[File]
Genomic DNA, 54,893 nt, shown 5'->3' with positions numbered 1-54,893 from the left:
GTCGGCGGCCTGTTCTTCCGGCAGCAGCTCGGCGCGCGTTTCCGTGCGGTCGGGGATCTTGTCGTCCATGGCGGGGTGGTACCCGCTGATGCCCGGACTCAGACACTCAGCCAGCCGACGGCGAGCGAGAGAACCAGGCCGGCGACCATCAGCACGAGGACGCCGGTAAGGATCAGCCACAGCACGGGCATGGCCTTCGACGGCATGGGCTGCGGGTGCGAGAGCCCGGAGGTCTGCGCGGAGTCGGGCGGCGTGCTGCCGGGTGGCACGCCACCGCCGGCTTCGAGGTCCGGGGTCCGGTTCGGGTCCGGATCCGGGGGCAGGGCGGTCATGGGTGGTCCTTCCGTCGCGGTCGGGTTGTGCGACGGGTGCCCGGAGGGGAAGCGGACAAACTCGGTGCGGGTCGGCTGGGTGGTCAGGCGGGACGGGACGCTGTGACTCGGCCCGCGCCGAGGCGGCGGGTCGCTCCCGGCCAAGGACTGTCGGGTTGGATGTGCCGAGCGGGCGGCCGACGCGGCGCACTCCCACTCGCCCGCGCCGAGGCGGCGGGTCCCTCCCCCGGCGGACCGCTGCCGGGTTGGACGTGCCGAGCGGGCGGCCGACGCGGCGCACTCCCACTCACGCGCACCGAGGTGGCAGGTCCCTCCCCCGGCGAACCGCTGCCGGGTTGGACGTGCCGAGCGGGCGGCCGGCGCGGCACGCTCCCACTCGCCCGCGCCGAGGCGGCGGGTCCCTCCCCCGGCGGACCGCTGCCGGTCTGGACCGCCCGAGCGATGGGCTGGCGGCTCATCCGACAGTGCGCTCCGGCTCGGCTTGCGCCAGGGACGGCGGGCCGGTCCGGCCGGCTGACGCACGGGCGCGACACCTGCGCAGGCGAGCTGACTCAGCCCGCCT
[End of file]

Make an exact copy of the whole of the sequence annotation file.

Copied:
Genomic DNA, 54,893 nt, shown 5'->3' with positions numbered 1-54,893 from the left:
GTCGGCGGCCTGTTCTTCCGGCAGCAGCTCGGCGCGCGTTTCCGTGCGGTCGGGGATCTTGTCGTCCATGGCGGGGTGGTACCCGCTGATGCCCGGACTCAGACACTCAGCCAGCCGACGGCGAGCGAGAGAACCAGGCCGGCGACCATCAGCACGAGGACGCCGGTAAGGATCAGCCACAGCACGGGCATGGCCTTCGACGGCATGGGCTGCGGGTGCGAGAGCCCGGAGGTCTGCGCGGAGTCGGGCGGCGTGCTGCCGGGTGGCACGCCACCGCCGGCTTCGAGGTCCGGGGTCCGGTTCGGGTCCGGATCCGGGGGCAGGGCGGTCATGGGTGGTCCTTCCGTCGCGGTCGGGTTGTGCGACGGGTGCCCGGAGGGGAAGCGGACAAACTCGGTGCGGGTCGGCTGGGTGGTCAGGCGGGACGGGACGCTGTGACTCGGCCCGCGCCGAGGCGGCGGGTCGCTCCCGGCCAAGGACTGTCGGGTTGGATGTGCCGAGCGGGCGGCCGACGCGGCGCACTCCCACTCGCCCGCGCCGAGGCGGCGGGTCCCTCCCCCGGCGGACCGCTGCCGGGTTGGACGTGCCGAGCGGGCGGCCGACGCGGCGCACTCCCACTCACGCGCACCGAGGTGGCAGGTCCCTCCCCCGGCGAACCGCTGCCGGGTTGGACGTGCCGAGCGGGCGGCCGGCGCGGCACGCTCCCACTCGCCCGCGCCGAGGCGGCGGGTCCCTCCCCCGGCGGACCGCTGCCGGTCTGGACCGCCCGAGCGATGGGCTGGCGGCTCATCCGACAGTGCGCTCCGGCTCGGCTTGCGCCAGGGACGGCGGGCCGGTCCGGCCGGCTGACGCACGGGCGCGACACCTGCGCAGGCGAGCTGACTCAGCCCGCCT